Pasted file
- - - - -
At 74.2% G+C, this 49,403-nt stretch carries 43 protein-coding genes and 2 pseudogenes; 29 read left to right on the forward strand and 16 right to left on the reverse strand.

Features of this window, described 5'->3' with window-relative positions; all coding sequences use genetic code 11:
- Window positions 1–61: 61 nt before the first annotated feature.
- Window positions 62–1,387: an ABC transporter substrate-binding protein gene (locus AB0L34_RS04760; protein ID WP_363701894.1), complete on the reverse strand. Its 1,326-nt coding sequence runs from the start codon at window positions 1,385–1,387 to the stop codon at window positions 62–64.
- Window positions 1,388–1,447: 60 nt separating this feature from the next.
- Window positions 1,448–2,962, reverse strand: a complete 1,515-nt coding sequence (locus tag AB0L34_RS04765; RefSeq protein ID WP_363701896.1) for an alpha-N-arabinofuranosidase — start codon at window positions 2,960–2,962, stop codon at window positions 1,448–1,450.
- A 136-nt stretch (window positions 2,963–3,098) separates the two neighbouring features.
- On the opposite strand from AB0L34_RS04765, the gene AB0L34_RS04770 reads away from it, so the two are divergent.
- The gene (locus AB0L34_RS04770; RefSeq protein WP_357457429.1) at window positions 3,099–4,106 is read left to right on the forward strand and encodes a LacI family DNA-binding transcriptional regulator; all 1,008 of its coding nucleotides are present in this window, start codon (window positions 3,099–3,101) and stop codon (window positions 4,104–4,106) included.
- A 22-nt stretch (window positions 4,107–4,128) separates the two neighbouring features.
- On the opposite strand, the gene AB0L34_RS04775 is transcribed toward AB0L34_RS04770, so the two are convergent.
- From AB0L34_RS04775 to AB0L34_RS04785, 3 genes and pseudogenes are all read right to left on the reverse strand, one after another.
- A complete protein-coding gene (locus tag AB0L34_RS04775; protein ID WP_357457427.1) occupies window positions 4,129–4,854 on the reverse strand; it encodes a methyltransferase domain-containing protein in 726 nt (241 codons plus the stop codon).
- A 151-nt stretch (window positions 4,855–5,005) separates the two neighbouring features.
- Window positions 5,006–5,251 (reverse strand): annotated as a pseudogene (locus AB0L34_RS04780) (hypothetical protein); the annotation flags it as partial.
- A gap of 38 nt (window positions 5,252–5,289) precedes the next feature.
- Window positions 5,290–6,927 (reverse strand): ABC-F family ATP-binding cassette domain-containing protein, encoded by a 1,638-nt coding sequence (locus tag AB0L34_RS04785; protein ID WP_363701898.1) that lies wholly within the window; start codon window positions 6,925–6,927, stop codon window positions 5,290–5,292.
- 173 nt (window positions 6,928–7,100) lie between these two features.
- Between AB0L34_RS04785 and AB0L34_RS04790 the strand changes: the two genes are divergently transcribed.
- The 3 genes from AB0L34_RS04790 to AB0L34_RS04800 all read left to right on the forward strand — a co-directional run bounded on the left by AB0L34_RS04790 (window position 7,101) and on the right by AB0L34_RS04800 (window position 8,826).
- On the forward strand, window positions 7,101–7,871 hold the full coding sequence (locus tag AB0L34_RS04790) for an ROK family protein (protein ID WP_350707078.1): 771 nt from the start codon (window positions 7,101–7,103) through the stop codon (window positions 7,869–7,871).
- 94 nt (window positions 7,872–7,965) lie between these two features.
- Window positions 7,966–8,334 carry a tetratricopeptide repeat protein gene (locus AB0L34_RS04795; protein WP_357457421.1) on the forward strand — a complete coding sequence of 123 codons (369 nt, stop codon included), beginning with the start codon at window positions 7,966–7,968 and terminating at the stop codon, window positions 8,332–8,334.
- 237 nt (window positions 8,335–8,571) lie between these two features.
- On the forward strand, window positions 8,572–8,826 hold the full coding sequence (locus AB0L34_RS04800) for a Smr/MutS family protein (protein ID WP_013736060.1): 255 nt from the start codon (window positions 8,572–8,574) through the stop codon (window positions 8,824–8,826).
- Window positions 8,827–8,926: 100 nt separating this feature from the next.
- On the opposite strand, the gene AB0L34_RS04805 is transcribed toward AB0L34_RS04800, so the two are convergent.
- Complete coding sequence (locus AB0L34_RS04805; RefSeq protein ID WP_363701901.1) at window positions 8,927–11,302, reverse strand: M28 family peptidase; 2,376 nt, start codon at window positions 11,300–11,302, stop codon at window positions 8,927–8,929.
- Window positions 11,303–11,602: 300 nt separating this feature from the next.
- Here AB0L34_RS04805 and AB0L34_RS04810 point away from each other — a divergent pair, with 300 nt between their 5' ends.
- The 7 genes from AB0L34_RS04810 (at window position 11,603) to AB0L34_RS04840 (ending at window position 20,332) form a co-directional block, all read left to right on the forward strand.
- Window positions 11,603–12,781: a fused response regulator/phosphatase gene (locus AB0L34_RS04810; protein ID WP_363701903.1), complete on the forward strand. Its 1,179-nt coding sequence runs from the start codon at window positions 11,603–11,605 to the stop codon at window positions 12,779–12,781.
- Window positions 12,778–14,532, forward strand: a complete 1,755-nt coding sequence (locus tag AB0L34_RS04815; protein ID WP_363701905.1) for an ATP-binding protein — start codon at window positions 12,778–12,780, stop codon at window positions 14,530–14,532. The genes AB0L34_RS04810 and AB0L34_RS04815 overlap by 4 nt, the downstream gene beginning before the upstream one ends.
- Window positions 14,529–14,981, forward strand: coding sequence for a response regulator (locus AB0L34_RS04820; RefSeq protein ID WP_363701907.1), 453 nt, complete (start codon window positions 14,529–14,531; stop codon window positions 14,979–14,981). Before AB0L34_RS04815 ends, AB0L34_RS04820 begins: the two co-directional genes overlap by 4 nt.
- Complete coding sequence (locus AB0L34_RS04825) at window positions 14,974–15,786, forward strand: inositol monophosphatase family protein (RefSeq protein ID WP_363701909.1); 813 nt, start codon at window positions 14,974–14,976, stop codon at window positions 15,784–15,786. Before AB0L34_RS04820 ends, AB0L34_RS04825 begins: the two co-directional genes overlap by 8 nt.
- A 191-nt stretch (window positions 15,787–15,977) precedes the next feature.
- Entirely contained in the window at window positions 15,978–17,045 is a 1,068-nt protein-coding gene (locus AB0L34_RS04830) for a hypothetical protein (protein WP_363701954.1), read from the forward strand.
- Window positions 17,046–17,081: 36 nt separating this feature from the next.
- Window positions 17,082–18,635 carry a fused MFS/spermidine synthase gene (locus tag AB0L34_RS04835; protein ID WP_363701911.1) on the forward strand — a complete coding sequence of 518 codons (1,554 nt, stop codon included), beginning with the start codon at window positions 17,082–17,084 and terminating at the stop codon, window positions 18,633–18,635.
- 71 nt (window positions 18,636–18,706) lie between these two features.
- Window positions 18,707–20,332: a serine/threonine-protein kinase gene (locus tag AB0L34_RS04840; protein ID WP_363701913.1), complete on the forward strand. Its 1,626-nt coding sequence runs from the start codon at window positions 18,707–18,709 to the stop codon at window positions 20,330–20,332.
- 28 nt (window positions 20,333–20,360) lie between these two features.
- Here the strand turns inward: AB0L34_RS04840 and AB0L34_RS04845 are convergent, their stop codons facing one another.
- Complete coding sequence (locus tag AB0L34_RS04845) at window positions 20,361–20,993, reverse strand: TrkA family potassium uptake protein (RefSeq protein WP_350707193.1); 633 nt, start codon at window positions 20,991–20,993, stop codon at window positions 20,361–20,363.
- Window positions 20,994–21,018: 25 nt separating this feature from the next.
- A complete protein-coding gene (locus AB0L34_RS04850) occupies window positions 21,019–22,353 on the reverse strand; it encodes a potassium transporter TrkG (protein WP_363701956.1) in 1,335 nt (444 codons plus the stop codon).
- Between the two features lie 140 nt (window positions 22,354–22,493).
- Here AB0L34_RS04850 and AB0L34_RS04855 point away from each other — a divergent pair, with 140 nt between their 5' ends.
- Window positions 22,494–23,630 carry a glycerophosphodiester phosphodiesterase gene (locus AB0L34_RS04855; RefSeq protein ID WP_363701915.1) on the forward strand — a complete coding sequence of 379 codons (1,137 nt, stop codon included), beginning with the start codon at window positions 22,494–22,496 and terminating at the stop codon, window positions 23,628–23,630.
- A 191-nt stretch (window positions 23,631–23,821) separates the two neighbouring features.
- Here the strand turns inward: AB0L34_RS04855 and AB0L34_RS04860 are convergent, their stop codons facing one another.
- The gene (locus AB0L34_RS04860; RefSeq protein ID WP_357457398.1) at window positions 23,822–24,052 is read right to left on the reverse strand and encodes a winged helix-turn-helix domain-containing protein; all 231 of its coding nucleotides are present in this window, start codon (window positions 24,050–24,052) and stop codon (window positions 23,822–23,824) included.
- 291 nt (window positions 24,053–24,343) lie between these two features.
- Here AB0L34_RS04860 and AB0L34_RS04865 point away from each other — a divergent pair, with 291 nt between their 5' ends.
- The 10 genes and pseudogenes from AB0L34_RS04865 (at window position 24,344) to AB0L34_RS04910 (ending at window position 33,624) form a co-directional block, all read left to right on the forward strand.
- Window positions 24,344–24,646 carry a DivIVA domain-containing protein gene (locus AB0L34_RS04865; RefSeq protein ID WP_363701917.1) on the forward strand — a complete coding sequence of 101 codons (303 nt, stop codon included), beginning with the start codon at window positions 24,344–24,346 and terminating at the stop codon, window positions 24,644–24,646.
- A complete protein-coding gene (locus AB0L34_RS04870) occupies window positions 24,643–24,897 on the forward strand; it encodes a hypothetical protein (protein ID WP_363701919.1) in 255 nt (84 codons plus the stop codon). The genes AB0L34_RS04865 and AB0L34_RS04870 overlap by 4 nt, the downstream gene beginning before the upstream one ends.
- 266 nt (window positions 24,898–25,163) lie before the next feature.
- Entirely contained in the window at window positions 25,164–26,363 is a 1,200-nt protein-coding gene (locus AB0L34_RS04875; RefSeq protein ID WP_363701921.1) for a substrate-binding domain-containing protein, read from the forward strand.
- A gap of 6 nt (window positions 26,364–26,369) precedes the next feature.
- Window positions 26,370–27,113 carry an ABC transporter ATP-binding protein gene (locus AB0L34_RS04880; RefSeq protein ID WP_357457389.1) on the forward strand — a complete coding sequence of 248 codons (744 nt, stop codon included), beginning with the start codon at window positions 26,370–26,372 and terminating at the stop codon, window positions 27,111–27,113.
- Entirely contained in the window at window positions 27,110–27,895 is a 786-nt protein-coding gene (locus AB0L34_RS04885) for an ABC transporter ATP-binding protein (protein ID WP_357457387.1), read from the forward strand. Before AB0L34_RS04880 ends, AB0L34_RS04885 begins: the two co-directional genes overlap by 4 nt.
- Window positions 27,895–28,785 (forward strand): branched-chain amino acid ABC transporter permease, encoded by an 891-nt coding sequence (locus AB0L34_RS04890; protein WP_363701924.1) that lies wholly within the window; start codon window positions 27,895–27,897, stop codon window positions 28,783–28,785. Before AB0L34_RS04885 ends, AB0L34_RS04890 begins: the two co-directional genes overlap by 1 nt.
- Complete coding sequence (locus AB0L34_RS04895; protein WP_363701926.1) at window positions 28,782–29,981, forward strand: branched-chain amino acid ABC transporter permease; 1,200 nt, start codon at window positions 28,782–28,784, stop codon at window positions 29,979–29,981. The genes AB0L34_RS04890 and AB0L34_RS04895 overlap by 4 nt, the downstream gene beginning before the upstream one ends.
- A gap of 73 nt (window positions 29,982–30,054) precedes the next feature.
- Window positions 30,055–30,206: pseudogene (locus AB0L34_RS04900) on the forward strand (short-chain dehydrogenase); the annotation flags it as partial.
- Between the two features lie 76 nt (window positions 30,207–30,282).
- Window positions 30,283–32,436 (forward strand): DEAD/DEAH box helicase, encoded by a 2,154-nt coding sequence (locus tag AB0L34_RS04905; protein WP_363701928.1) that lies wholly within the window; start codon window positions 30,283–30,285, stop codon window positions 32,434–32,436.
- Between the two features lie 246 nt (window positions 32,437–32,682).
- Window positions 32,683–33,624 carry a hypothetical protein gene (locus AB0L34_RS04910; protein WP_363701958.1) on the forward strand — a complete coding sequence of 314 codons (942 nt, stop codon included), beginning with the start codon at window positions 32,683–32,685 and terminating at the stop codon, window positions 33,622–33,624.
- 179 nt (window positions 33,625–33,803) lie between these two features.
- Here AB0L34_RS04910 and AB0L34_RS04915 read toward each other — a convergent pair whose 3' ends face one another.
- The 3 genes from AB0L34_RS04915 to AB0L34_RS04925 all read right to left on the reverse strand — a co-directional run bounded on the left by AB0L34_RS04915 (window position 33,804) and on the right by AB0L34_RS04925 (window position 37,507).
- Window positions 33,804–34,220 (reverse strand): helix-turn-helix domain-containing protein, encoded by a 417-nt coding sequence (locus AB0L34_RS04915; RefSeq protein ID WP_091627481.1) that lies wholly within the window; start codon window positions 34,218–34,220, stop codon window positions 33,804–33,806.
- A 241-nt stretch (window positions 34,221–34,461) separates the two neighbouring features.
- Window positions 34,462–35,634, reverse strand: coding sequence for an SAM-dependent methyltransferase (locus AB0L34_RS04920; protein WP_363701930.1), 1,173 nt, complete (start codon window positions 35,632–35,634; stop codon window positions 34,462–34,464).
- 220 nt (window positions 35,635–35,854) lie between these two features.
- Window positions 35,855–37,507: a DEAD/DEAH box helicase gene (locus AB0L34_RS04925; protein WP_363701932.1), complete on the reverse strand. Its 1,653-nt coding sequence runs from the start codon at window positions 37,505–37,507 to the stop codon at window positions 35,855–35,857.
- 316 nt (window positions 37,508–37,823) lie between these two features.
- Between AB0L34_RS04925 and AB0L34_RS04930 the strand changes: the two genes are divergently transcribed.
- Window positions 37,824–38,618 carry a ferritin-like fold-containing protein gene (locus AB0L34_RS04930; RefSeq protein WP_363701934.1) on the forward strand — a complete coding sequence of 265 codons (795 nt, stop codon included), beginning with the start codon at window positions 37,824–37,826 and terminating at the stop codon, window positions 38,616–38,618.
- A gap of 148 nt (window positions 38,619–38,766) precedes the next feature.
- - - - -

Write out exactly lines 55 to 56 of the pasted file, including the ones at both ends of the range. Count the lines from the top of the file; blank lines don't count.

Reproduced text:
- The 10 genes and pseudogenes from AB0L34_RS04865 (at window position 24,344) to AB0L34_RS04910 (ending at window position 33,624) form a co-directional block, all read left to right on the forward strand.
- Window positions 24,344–24,646 carry a DivIVA domain-containing protein gene (locus AB0L34_RS04865; RefSeq protein ID WP_363701917.1) on the forward strand — a complete coding sequence of 101 codons (303 nt, stop codon included), beginning with the start codon at window positions 24,344–24,346 and terminating at the stop codon, window positions 24,644–24,646.